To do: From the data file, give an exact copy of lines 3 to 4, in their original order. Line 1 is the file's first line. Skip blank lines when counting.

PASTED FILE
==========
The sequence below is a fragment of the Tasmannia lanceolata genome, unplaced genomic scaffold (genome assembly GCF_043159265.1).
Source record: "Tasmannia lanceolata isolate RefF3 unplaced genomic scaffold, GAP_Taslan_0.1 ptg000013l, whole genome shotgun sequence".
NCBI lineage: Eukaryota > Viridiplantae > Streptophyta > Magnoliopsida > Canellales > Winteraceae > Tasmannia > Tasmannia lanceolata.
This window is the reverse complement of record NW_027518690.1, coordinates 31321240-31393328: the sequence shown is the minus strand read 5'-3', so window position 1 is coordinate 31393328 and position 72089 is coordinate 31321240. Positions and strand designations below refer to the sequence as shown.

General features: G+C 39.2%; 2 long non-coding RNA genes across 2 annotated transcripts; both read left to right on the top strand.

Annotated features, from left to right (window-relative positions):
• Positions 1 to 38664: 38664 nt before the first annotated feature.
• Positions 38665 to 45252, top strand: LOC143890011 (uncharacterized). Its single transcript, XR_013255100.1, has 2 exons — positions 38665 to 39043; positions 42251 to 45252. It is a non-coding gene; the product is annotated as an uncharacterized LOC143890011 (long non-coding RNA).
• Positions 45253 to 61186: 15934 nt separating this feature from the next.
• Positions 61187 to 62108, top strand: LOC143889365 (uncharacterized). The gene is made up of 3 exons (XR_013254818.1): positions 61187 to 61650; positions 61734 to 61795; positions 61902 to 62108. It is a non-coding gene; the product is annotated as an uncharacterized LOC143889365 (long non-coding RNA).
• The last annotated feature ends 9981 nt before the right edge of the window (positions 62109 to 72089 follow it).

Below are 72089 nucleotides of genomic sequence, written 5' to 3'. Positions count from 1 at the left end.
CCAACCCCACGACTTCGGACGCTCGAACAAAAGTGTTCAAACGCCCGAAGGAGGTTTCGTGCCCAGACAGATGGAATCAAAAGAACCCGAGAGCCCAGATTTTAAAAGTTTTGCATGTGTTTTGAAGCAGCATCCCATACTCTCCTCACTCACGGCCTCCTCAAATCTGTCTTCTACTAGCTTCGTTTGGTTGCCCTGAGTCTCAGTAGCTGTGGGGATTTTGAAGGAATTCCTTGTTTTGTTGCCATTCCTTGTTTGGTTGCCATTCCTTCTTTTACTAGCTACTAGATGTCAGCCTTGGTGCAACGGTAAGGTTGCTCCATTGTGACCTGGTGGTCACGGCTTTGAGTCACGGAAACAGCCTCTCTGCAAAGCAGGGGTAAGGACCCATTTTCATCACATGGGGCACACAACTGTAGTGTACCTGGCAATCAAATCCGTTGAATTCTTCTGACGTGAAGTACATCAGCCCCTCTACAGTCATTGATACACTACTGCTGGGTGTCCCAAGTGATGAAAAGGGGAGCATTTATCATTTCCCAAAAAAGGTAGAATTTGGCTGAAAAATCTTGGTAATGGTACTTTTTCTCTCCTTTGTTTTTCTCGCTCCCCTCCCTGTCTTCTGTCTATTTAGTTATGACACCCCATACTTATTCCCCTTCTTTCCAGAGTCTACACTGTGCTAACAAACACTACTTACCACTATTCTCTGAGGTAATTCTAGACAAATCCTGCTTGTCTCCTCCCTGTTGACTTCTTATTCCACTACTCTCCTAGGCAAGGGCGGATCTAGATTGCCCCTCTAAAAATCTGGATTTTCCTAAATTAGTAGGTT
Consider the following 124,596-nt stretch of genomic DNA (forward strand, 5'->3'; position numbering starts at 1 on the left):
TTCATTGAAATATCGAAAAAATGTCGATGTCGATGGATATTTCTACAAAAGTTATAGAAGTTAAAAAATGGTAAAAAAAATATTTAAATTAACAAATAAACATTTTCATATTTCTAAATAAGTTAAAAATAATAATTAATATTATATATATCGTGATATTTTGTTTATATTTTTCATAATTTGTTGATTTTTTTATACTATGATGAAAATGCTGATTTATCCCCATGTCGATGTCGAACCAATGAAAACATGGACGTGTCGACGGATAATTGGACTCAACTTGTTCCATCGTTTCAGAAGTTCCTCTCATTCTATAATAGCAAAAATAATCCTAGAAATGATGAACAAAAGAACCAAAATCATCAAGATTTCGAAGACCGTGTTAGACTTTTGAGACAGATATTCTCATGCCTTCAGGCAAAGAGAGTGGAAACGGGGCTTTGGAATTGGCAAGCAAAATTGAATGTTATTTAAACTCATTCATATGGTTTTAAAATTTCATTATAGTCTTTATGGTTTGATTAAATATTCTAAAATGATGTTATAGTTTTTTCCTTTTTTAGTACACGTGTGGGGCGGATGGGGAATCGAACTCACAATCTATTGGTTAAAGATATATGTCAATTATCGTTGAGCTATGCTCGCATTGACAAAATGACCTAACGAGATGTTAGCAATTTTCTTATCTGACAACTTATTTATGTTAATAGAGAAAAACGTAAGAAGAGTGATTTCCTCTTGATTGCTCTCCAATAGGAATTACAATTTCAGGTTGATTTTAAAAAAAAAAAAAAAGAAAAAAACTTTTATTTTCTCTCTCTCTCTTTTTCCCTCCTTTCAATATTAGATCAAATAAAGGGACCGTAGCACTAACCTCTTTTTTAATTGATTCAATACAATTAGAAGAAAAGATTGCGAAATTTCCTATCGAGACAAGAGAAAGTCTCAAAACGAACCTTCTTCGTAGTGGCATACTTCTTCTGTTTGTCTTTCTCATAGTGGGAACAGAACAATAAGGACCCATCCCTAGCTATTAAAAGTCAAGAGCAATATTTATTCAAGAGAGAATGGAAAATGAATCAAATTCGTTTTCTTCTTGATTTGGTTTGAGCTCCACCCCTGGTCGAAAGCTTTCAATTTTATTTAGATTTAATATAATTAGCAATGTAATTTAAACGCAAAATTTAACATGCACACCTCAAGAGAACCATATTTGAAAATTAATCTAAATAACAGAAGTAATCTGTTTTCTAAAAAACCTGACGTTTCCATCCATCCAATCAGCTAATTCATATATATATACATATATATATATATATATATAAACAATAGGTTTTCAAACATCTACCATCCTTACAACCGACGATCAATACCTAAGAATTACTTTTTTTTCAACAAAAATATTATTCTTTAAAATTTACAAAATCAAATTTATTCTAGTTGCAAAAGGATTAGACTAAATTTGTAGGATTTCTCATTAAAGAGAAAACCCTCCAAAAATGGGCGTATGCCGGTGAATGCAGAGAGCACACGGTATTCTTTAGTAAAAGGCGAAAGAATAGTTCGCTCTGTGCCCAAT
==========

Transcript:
NCBI lineage: Eukaryota > Viridiplantae > Streptophyta > Magnoliopsida > Canellales > Winteraceae > Tasmannia > Tasmannia lanceolata.
This window is the reverse complement of record NW_027518690.1, coordinates 31321240-31393328: the sequence shown is the minus strand read 5'-3', so window position 1 is coordinate 31393328 and position 72089 is coordinate 31321240. Positions and strand designations below refer to the sequence as shown.